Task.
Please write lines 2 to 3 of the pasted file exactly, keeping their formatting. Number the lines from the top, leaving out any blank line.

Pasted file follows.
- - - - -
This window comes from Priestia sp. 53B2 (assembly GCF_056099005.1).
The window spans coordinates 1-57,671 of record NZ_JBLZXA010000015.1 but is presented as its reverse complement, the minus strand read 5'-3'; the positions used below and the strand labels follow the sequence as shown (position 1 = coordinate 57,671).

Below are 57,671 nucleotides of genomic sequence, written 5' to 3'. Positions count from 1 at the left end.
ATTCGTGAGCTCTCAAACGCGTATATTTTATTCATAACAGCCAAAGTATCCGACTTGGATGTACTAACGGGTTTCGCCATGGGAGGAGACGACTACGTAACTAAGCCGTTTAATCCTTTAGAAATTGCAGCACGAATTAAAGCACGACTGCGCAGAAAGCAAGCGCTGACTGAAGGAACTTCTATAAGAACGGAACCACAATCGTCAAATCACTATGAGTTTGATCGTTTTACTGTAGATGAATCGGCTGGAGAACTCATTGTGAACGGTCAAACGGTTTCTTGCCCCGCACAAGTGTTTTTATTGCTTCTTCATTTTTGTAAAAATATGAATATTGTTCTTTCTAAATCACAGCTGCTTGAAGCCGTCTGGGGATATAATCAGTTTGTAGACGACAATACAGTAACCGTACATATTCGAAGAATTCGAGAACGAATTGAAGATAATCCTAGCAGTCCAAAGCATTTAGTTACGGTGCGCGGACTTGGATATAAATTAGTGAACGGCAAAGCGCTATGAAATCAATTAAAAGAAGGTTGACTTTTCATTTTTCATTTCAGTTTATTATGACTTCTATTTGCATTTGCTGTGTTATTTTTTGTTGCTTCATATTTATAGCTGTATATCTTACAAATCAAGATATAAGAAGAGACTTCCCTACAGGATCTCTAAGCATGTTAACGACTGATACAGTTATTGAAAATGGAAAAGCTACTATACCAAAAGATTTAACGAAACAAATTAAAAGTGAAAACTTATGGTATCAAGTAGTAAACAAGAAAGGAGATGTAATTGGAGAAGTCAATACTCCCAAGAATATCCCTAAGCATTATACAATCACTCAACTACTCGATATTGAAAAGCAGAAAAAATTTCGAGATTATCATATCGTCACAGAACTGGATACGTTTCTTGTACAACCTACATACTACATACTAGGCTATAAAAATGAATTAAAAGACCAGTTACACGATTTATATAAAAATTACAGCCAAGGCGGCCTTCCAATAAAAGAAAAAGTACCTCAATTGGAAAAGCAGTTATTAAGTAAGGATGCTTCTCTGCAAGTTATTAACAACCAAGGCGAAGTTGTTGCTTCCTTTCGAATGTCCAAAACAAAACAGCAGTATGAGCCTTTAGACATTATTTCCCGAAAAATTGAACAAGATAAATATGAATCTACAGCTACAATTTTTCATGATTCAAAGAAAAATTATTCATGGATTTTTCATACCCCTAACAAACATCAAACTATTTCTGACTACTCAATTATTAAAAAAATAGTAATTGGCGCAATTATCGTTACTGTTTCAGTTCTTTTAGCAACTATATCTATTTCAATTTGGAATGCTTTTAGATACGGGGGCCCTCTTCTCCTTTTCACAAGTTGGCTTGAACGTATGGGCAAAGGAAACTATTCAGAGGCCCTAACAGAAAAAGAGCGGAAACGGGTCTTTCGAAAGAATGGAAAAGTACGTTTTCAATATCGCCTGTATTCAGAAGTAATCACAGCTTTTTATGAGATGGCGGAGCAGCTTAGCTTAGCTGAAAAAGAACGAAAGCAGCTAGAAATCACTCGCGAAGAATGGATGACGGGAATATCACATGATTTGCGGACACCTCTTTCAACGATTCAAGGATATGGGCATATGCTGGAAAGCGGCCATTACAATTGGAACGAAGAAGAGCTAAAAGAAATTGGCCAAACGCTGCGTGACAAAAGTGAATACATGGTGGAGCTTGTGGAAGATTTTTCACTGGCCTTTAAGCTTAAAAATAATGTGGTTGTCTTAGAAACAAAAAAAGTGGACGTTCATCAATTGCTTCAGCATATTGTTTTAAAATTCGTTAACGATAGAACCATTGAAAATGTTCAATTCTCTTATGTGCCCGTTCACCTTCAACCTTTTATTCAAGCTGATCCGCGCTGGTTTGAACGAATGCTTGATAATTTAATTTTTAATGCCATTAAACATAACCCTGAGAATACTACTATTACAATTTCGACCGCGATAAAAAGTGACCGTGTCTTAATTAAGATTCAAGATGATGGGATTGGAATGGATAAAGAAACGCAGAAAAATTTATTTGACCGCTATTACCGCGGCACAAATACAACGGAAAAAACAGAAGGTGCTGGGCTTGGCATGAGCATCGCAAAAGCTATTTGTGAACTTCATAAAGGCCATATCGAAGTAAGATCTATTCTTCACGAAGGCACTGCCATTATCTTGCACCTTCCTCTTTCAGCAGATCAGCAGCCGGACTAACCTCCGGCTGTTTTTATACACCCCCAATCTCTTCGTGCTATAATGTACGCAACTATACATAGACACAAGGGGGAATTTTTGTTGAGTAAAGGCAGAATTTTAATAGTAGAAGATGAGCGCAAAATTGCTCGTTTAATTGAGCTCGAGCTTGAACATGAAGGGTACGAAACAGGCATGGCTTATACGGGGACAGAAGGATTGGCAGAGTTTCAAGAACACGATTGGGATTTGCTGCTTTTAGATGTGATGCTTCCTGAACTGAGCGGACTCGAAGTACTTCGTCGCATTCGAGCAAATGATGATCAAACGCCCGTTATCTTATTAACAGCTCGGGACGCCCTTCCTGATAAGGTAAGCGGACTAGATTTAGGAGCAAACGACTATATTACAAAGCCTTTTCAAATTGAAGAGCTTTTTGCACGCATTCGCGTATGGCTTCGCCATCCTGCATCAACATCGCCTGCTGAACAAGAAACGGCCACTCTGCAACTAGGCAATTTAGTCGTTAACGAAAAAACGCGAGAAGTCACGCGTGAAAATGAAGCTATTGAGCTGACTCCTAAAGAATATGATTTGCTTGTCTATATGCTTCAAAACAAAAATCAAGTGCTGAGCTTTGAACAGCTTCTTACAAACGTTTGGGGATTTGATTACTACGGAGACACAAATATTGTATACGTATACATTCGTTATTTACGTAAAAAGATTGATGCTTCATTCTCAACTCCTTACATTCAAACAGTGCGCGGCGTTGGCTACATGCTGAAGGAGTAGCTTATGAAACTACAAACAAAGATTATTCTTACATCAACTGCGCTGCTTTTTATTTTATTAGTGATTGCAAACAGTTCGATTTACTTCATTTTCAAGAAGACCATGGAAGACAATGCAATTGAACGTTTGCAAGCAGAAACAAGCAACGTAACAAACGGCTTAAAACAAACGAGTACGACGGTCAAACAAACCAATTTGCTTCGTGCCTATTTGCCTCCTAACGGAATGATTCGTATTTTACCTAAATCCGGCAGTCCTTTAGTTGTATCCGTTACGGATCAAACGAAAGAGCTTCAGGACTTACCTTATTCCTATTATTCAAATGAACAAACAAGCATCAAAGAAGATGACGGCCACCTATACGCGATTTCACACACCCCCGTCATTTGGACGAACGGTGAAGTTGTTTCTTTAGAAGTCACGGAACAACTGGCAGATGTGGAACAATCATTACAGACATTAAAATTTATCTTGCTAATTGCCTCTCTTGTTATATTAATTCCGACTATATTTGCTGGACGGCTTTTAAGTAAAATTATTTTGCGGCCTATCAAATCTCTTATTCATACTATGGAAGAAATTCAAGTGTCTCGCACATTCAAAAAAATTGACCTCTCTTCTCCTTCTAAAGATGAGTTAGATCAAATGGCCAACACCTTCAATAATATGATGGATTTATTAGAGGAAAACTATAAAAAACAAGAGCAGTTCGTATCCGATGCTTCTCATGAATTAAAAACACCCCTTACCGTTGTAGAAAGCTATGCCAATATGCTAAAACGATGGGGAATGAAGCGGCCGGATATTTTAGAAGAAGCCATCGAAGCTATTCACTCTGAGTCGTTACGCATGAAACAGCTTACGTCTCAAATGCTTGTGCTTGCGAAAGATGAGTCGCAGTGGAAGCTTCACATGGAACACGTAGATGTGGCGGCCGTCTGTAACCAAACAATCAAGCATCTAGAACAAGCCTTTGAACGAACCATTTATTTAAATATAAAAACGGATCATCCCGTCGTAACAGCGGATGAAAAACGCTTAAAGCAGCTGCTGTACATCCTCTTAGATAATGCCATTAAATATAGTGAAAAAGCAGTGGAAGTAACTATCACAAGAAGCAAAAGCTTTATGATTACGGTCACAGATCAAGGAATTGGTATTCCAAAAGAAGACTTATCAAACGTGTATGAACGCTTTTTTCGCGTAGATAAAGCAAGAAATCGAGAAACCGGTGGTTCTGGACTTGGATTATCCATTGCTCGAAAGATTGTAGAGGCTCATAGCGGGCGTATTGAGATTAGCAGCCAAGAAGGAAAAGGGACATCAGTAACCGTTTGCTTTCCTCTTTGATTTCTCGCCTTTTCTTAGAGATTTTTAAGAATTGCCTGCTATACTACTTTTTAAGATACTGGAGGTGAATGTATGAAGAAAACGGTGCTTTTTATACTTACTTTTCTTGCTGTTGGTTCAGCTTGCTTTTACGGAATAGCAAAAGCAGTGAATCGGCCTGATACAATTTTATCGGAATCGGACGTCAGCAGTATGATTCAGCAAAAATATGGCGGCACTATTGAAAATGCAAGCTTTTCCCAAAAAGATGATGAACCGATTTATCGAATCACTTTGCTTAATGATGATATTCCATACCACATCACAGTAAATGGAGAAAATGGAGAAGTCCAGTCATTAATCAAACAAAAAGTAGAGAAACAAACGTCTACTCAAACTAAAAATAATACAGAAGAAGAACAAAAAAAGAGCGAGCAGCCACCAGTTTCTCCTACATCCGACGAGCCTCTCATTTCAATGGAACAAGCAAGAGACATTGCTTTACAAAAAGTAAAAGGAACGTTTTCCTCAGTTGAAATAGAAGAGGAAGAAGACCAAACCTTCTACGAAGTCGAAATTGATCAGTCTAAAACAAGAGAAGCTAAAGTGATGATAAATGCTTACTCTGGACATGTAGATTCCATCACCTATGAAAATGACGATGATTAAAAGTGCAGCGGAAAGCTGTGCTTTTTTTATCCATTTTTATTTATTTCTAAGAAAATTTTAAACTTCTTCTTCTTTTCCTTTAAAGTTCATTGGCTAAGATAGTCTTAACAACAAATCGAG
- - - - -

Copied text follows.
The window spans coordinates 1-57,671 of record NZ_JBLZXA010000015.1 but is presented as its reverse complement, the minus strand read 5'-3'; the positions used below and the strand labels follow the sequence as shown (position 1 = coordinate 57,671).

Below are 57,671 nucleotides of genomic sequence, written 5' to 3'. Positions count from 1 at the left end.